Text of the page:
cIn premenopausal, ovulating women, plasma aldosterone levels measured during the menses or the proliferative phase of the menstrual cycle are similar to those of men but rise briskly in the luteal phase. Because renin levels are lower, the ARR is higher than in men for all phases of the cycle, but especially during the luteal phase during which aldosterone rises to a greater extent than renin. False positives can occur during the luteal phase, but only if renin is measured as DRC and not PRA. In preliminary studies, some investigations have found false positives on the current cutoffs for women in the luteal phase. Accordingly, it would seem sensible to screen women at the follicular phase, if practicable.

Confirmatory Testing

  • Insufficient evidence to recommend one strategy over another (Funder, Endocrine Society Guideline, 2016)
    • Captopril challenge (CCT)
    • Fludrocortisone suppression (FST)
    • Saline infusion (SIT)
    • Oral sodium loading
  • Recent study comparing CCT, furosemide upright test (FUT), and SIT in Japanese individuals (Nanba, 2012)
    • Single confirmatory testing is sufficient to confirm PA; SIT is suboptimal when compared to CCT and FUT
    • Although significantly higher results correlate with unilateral subtypes, adrenal vein sampling (AVS) is still recommended before surgery even in patients highly likely to have unilateral PA
Primary Aldosteronism​ (PA) Confirmatory Test Optionsa
Procedure Positive interpretation Concerns
Oral saline loadingb
Administer 200 mmol/dL Na x 3 days; KCl supplementation

Urine sample

  • 24-hr urine sodium content measurement finalized on morning of day 3 to the morning of day 4
  • Elevated urinary aldosterone excretion (>14 μg/24 hr at the Cleveland Clinic, >12 μg/24 hr at Mayo Clinic) make PA highly likely
  • PA unlikely if urinary aldosterone <10 μg/24 hr in the absence of renal disease where PA may coexist with lower measured urinary aldosterone levels
Do not use for individuals with
  • Severe uncontrolled hypertension
  • Renal insufficiency
  • Cardiac arrhythmia
  • Severe hypokalemia

Inconvenience of 24-hr urine collection (main limitation)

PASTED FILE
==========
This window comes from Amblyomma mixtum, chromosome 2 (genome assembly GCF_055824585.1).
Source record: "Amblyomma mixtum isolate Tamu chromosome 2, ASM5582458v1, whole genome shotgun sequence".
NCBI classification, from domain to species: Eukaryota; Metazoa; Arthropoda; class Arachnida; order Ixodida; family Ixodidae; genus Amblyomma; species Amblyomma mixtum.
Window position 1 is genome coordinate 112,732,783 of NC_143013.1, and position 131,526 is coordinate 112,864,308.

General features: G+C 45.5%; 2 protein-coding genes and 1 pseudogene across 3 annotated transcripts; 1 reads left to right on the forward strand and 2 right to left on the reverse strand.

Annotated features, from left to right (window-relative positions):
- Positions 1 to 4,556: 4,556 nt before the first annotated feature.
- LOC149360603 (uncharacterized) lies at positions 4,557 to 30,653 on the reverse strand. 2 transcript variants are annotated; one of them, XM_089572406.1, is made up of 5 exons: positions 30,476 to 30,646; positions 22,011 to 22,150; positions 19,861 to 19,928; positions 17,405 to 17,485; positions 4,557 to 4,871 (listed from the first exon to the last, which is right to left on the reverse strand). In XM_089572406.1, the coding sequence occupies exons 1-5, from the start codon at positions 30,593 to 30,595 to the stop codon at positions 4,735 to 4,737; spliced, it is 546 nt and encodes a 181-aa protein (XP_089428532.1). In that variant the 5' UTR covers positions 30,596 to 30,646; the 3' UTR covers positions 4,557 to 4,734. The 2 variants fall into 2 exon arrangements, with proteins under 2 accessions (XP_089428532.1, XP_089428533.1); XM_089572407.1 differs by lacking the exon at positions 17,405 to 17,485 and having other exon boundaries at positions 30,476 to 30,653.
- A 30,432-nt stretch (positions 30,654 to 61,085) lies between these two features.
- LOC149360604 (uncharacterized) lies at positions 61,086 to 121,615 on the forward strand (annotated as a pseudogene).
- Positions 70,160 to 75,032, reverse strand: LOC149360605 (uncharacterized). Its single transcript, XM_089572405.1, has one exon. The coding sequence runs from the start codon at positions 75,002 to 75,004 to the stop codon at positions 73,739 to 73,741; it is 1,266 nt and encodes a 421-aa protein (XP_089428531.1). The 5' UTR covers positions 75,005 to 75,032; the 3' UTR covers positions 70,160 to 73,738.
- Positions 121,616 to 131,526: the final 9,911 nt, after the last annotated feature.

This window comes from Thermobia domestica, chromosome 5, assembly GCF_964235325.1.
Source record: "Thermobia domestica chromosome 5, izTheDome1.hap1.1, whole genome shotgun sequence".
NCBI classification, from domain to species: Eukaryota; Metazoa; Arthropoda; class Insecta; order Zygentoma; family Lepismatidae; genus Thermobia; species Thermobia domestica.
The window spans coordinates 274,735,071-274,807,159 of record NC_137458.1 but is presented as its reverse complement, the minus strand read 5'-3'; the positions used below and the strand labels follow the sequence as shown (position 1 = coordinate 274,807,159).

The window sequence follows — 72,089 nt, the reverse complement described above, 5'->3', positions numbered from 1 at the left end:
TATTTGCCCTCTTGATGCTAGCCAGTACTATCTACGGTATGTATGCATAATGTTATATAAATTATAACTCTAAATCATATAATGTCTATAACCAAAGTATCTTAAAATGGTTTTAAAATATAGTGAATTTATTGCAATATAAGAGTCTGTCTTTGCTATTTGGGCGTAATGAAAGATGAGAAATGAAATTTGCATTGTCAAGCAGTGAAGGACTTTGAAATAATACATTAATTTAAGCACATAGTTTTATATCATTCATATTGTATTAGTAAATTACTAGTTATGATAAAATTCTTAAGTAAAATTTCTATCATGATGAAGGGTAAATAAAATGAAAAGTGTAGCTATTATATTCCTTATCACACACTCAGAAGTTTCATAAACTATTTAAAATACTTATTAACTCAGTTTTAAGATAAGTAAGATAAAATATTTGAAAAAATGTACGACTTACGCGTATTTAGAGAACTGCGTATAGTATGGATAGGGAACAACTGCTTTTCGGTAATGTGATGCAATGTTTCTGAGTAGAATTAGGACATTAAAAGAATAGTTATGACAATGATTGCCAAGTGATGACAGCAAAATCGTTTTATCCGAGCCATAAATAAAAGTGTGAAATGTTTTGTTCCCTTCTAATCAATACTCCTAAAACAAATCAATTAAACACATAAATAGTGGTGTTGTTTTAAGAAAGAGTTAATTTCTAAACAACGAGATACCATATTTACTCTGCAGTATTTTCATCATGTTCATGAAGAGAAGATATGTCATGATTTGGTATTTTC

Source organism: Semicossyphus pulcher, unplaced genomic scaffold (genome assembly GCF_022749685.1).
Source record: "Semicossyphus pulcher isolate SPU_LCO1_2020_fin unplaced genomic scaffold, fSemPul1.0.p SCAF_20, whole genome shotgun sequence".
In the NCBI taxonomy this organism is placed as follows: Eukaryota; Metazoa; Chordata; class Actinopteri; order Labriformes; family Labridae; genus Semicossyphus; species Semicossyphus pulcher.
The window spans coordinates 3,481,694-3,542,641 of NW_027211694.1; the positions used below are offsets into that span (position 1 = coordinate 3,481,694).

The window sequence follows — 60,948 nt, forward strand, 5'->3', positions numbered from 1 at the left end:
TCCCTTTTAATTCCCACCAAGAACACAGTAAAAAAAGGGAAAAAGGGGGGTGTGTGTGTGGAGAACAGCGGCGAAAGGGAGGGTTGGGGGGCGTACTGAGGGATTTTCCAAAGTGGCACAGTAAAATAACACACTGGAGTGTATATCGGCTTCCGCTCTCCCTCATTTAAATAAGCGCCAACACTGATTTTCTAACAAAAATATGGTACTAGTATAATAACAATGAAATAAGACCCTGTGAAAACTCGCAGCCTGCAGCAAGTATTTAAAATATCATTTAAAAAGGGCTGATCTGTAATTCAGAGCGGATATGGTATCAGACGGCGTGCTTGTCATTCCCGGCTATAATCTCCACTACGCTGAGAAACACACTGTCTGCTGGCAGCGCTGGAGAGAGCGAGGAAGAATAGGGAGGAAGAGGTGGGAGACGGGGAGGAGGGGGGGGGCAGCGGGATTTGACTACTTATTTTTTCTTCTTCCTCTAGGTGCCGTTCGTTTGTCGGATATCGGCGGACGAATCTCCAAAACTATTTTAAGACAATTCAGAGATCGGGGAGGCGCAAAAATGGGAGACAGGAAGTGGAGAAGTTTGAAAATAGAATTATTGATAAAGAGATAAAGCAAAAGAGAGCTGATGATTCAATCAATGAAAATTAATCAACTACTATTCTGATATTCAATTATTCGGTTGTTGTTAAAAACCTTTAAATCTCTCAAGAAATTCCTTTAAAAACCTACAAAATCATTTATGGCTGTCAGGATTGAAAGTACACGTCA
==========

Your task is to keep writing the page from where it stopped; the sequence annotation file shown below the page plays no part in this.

Saline infusion (SIT)b
Administer 2 L 0.9% NaCl infused over 4 hours starting from 0800-0930 hrs

Monitored throughout test − blood pressure and heart rate

Blood samples – baseline and 4 hrs post challenge

  • Renin, aldosterone, cortisol, and plasma potassium
Postinfusion plasma aldosterone levels <5 ng/dL (140 pmol/L) make diagnosis of PA unlikely

Levels >10 ng/dL (280 nmol/L) sign of very probable PA

5-10 ng/dL – indeterminate

For seated SIT, postinfusion plasma aldosterone of >6 ng/dL confirms PA, provided plasma cortisol concentration is lower than the value obtained basally to exclude confounding ACTH effect

Do not use for individuals with
  • Severe uncontrolled hypertension
  • Renal insufficiency
  • Cardiac arrhythmia
  • Severe hypokalemia
Fludrocortisone suppressionb
Administer 0.1 mg oral fludrocortisone every 6 hrs x 4 days along with KCl, slow-release NaCl supplementation (30 mmol 3 times daily)

Blood samples on day 4

  • At 0700 and 1000 hrs − plasma cortisol
  • At 1000 hrs – plasma aldosterone and PRA (patient seated)
Upright plasma aldosterone >6 ng/dL (170 nmol/L) on day 4 at 1000 hrs confirms PA (provided PRA is <1 ng/mL/h and plasma cortisol concentration is lower than the value obtained at 0700 hrs (to exclude a confounding ACTH effect)

 

Proponents of FST argue
  • It is most sensitive for confirming PA
  • Less intrusive method of sodium loading than SIT
  • Allows for potentially confounding effects of potassium to be controlled and for ACTH to be monitored and detected
  • Safe when performed by experienced hands
Captopril challenge test (CCT)b
Administer captopril 25-50 mg orally after patient has been sitting or standing for ≥1 hr

Blood samples – baseline and 1 or 2 hrs post-challenge with patient remaining seated during this period

  • Plasma renin activity (PRA)
  • Plasma aldosterone
  • Cortisol (patient seated)
Plasma aldosterone normally suppressed by captopril (>30%)

In patients with PA, it remains elevated and PRA remains suppressed

Some decrease of aldosterone levels is occasionally seen in patients with idiopathic adrenal hyperplasia (IAH)

Reports of substantial number of false-negative or equivocal results
aAdapted from Funder, Endocrine Society Guideline, 2016

bInsufficient direct evidence to recommend one test over the others

Subtype Differentiation

Diagnosis

Indications for Testing

Refer to Screening.

Laboratory Testing

Refer to Key Points.

Imaging Studies

  • Adrenal CT or MRI to screen for tumor if testing confirms aldosteronism
    • Most useful to rule out adrenocortical cancer
    • Lack specificity, sensitivity
    • MRI offers no diagnostic advantage over CT
    • Nonfunctional adrenal “incidentalomas” appear identical on imaging to functional tumors
    • Results (Chao, 2013)
      • Normal, micronodularity, or bilateral masses on imaging
        • Refer to bilateral adrenal vein sampling (AVS) below
      • Unilateral hypodense nodule ≥1 cm but <4 cm on imaging
        • ≥40 years – bilateral AVS (see below)
        • <40 years – aldosterone-producing adenoma (APA) or primary adrenal hyperplasia (PAH); unilateral laparoscopic adrenalectomy
      • Unilateral mass ≥ 4 cm on imaging – likely adrenal carcinoma
  • Bilateral AVS
    • Gold standard to distinguish unilateral (APA or UAH) from bilateral (IAH) disease
    • Indicated in patients where surgical treatment is considered
    • May be useful if scans are negative and high suspicion remains or patient >40 years with unilateral hypodense nodule >1 cm but <4 cm
    • Blood samples collected simultaneously from adrenal veins and the inferior vena cava
    • Results
      • Concurrent serum cortisol sampling to rule out dilution at site of right adrenal vein